Ideology matters: why we cannot afford to ignore the role of ideology in dealing with terrorism

Liesbeth van der Heide3rd April 2018


Michael Diamond, 04th Apr 2018 at 17:57

To support the claim that working with so-called non-violent extremists to prevent terrorism is something that has been “tried and failed”, the author links to an article by Bartlett and Miller that actually contradicts that claim.

Here’s an excerpt from the referenced article:

“Simply put, some groups or individuals that hold illiberal, even harmful views, can deliver benefits to Prevent. These are the so-called ‘non-violent extremists’. They can sometimes be good at identifying and working with individuals that are vulnerable to terrorist recruitment, and they are sometimes an important source of information. Not always of course. But when it comes to stopping terrorism, ‘sometimes’ is incredibly important. The effectiveness of such groups is because they are awkward bedfellows for liberals. And yet by funding, or working with, such groups, taxpayers’ money may, in effect, subsidise and even legitimise groups that hold views which the government may rightly believe have no place in British society, even if they are free to hold them.”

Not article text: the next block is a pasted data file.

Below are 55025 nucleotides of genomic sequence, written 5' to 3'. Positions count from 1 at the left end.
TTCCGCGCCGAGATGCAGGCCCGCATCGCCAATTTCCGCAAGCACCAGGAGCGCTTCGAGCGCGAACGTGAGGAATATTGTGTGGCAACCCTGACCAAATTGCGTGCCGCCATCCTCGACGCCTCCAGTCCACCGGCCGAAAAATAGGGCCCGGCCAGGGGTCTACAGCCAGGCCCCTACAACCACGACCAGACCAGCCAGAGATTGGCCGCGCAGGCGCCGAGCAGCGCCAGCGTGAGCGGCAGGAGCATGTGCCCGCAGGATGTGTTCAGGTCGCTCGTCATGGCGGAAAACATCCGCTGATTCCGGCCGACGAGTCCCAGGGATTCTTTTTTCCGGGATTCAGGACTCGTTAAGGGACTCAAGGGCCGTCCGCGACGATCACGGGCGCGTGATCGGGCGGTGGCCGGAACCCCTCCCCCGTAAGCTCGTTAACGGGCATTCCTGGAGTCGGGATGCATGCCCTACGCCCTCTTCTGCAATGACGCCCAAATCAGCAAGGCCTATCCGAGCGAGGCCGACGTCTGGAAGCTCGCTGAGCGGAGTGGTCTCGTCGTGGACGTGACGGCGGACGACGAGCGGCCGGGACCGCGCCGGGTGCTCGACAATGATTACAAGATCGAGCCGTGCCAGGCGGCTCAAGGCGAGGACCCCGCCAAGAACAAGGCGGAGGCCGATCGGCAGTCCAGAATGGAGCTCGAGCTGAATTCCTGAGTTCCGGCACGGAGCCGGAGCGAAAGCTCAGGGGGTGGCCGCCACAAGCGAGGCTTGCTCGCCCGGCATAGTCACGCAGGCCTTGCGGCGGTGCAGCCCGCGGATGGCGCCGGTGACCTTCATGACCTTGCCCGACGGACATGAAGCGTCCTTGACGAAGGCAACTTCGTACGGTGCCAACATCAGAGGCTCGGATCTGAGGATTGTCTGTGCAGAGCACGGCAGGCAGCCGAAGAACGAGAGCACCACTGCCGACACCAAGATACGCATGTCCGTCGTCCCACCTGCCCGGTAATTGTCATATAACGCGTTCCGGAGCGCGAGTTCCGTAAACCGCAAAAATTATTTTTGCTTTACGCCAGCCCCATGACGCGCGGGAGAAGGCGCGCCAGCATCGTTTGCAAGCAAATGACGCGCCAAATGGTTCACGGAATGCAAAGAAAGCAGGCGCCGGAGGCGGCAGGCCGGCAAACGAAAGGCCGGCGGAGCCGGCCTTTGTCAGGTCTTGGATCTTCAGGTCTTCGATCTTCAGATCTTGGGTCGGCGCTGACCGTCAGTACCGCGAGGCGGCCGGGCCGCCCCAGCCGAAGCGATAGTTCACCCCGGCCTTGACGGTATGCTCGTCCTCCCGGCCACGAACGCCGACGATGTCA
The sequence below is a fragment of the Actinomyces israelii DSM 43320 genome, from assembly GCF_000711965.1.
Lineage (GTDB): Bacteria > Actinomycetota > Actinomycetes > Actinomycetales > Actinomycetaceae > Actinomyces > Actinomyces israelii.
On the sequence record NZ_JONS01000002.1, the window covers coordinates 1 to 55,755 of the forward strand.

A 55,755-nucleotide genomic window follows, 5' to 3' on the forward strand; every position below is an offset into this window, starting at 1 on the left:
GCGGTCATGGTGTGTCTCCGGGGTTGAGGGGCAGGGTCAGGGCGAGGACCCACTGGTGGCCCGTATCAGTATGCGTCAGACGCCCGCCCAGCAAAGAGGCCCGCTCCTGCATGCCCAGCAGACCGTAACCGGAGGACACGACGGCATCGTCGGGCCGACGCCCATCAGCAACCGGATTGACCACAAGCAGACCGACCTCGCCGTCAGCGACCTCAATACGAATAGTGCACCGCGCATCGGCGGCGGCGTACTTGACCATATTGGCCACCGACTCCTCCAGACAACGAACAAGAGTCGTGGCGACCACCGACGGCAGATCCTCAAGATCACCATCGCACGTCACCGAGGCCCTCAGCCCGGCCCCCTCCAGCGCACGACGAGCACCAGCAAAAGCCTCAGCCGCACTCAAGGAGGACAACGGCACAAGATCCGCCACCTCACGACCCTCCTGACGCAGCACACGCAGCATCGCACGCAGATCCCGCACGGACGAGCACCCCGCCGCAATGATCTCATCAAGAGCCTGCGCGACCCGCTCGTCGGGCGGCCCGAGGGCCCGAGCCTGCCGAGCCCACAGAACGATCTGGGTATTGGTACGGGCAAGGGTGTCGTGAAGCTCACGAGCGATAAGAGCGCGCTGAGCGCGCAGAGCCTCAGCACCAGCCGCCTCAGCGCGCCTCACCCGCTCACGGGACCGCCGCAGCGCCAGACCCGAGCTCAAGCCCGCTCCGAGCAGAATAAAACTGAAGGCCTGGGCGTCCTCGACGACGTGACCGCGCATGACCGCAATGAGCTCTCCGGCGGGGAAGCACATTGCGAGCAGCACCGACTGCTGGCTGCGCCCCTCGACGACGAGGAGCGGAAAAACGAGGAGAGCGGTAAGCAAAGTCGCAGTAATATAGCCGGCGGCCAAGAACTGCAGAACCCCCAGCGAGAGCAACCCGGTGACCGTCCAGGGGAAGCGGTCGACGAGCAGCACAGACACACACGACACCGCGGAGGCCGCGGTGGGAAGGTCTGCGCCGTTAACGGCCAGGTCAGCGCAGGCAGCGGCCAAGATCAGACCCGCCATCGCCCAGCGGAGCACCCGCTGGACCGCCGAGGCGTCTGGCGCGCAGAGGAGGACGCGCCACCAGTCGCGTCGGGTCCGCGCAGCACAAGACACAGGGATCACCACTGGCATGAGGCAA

And another:

” The day after Cameron’s speech it was leaked that the Coalition has cut funding for the controversial but effective counter-extremism STREET project, run by a well-known conservative Salafi, Abdul Haqq-Baker.”

The United Kingdom’s Prevent Strategy was revised in 2011. Part of that revision involved stopping giving funds to ‘non-violent extremists’ who hitherto had been helping to prevent terrorism. This revision was not a result of failure, but of distaste within Cabinet at working with Salafis. Other members of the Cabinet disagreed with the change.

I don’t have time to check all the references in the blogpost, but this error alone casts doubt over the entire thing.

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